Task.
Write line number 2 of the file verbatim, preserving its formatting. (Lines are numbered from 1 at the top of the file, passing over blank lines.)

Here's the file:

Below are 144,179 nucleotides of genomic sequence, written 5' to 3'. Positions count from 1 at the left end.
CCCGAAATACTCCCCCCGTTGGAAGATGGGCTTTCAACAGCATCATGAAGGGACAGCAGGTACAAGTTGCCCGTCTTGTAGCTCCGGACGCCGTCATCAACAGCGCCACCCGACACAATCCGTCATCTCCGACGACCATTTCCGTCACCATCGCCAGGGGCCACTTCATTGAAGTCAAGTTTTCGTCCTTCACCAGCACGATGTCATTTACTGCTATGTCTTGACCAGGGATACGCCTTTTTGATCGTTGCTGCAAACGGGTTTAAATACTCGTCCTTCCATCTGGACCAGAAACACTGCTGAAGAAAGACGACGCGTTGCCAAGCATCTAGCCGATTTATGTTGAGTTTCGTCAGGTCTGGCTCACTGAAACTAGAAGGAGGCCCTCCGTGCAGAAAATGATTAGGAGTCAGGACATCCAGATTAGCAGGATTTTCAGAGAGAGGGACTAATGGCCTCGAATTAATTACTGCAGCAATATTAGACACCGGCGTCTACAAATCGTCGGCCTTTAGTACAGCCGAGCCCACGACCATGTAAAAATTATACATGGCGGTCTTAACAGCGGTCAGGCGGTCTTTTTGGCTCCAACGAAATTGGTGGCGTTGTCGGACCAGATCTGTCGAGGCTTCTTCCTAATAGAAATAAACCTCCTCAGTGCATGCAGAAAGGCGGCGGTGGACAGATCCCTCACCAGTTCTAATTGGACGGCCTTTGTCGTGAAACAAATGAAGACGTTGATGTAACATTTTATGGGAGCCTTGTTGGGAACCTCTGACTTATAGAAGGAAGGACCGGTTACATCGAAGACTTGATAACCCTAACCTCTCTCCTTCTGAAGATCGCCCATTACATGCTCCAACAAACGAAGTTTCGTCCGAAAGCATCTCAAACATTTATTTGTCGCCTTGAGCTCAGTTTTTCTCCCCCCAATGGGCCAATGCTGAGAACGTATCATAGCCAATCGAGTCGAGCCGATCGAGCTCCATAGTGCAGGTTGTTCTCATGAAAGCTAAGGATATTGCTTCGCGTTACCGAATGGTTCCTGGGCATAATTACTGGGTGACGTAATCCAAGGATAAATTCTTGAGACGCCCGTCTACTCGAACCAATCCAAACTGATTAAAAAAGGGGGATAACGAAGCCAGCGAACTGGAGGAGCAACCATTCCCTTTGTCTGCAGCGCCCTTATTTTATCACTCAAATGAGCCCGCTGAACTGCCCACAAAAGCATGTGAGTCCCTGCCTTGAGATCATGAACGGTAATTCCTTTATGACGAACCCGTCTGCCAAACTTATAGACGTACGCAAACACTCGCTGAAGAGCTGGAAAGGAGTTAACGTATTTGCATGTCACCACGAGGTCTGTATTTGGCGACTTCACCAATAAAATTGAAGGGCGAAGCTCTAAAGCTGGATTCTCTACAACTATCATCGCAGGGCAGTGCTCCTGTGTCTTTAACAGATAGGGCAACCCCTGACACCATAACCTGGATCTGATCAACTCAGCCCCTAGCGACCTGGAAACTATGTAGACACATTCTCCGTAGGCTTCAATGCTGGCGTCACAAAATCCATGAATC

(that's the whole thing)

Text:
CCCGAAATACTCCCCCCGTTGGAAGATGGGCTTTCAACAGCATCATGAAGGGACAGCAGGTACAAGTTGCCCGTCTTGTAGCTCCGGACGCCGTCATCAACAGCGCCACCCGACACAATCCGTCATCTCCGACGACCATTTCCGTCACCATCGCCAGGGGCCACTTCATTGAAGTCAAGTTTTCGTCCTTCACCAGCACGATGTCATTTACTGCTATGTCTTGACCAGGGATACGCCTTTTTGATCGTTGCTGCAAACGGGTTTAAATACTCGTCCTTCCATCTGGACCAGAAACACTGCTGAAGAAAGACGACGCGTTGCCAAGCATCTAGCCGATTTATGTTGAGTTTCGTCAGGTCTGGCTCACTGAAACTAGAAGGAGGCCCTCCGTGCAGAAAATGATTAGGAGTCAGGACATCCAGATTAGCAGGATTTTCAGAGAGAGGGACTAATGGCCTCGAATTAATTACTGCAGCAATATTAGACACCGGCGTCTACAAATCGTCGGCCTTTAGTACAGCCGAGCCCACGACCATGTAAAAATTATACATGGCGGTCTTAACAGCGGTCAGGCGGTCTTTTTGGCTCCAACGAAATTGGTGGCGTTGTCGGACCAGATCTGTCGAGGCTTCTTCCTAATAGAAATAAACCTCCTCAGTGCATGCAGAAAGGCGGCGGTGGACAGATCCCTCACCAGTTCTAATTGGACGGCCTTTGTCGTGAAACAAATGAAGACGTTGATGTAACATTTTATGGGAGCCTTGTTGGGAACCTCTGACTTATAGAAGGAAGGACCGGTTACATCGAAGACTTGATAACCCTAACCTCTCTCCTTCTGAAGATCGCCCATTACATGCTCCAACAAACGAAGTTTCGTCCGAAAGCATCTCAAACATTTATTTGTCGCCTTGAGCTCAGTTTTTCTCCCCCCAATGGGCCAATGCTGAGAACGTATCATAGCCAATCGAGTCGAGCCGATCGAGCTCCATAGTGCAGGTTGTTCTCATGAAAGCTAAGGATATTGCTTCGCGTTACCGAATGGTTCCTGGGCATAATTACTGGGTGACGTAATCCAAGGATAAATTCTTGAGACGCCCGTCTACTCGAACCAATCCAAACTGATTAAAAAAGGGGGATAACGAAGCCAGCGAACTGGAGGAGCAACCATTCCCTTTGTCTGCAGCGCCCTTATTTTATCACTCAAATGAGCCCGCTGAACTGCCCACAAAAGCATGTGAGTCCCTGCCTTGAGATCATGAACGGTAATTCCTTTATGACGAACCCGTCTGCCAAACTTATAGACGTACGCAAACACTCGCTGAAGAGCTGGAAAGGAGTTAACGTATTTGCATGTCACCACGAGGTCTGTATTTGGCGACTTCACCAATAAAATTGAAGGGCGAAGCTCTAAAGCTGGATTCTCTACAACTATCATCGCAGGGCAGTGCTCCTGTGTCTTTAACAGATAGGGCAACCCCTGACACCATAACCTGGATCTGATCAACTCAGCCCCTAGCGACCTGGAAACTATGTAGACACATTCTCCGTAGGCTTCAATGCTGGCGTCACAAAATCCATGAATC